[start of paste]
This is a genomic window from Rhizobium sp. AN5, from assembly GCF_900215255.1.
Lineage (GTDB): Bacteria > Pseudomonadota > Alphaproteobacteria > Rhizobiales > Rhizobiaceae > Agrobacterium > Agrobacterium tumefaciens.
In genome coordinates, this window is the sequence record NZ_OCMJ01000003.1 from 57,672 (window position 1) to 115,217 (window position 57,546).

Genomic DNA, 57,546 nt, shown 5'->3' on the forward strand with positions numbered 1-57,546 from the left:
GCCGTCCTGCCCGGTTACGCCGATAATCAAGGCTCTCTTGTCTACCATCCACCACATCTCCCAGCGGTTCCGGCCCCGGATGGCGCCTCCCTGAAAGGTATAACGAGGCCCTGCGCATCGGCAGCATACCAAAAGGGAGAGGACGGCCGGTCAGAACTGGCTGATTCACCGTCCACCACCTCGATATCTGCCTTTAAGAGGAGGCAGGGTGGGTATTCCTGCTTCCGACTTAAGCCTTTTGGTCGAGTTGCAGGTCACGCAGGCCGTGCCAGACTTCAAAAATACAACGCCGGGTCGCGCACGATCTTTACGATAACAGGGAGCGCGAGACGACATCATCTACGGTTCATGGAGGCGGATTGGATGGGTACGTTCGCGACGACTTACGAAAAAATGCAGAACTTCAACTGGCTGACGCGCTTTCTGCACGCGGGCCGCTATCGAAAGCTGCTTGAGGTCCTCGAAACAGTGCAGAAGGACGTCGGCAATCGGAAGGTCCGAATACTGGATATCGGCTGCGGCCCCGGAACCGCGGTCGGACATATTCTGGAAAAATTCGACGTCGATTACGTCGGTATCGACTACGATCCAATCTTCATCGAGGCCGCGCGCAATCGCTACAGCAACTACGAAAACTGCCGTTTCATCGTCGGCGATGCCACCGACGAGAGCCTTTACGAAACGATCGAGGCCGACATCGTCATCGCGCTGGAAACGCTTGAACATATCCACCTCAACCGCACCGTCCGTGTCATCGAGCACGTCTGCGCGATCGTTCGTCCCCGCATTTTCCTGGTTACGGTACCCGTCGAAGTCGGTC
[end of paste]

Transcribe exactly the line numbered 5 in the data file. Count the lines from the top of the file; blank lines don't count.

GCCGTCCTGCCCGGTTACGCCGATAATCAAGGCTCTCTTGTCTACCATCCACCACATCTCCCAGCGGTTCCGGCCCCGGATGGCGCCTCCCTGAAAGGTATAACGAGGCCCTGCGCATCGGCAGCATACCAAAAGGGAGAGGACGGCCGGTCAGAACTGGCTGATTCACCGTCCACCACCTCGATATCTGCCTTTAAGAGGAGGCAGGGTGGGTATTCCTGCTTCCGACTTAAGCCTTTTGGTCGAGTTGCAGGTCACGCAGGCCGTGCCAGACTTCAAAAATACAACGCCGGGTCGCGCACGATCTTTACGATAACAGGGAGCGCGAGACGACATCATCTACGGTTCATGGAGGCGGATTGGATGGGTACGTTCGCGACGACTTACGAAAAAATGCAGAACTTCAACTGGCTGACGCGCTTTCTGCACGCGGGCCGCTATCGAAAGCTGCTTGAGGTCCTCGAAACAGTGCAGAAGGACGTCGGCAATCGGAAGGTCCGAATACTGGATATCGGCTGCGGCCCCGGAACCGCGGTCGGACATATTCTGGAAAAATTCGACGTCGATTACGTCGGTATCGACTACGATCCAATCTTCATCGAGGCCGCGCGCAATCGCTACAGCAACTACGAAAACTGCCGTTTCATCGTCGGCGATGCCACCGACGAGAGCCTTTACGAAACGATCGAGGCCGACATCGTCATCGCGCTGGAAACGCTTGAACATATCCACCTCAACCGCACCGTCCGTGTCATCGAGCACGTCTGCGCGATCGTTCGTCCCCGCATTTTCCTGGTTACGGTACCCGTCGAAGTCGGTC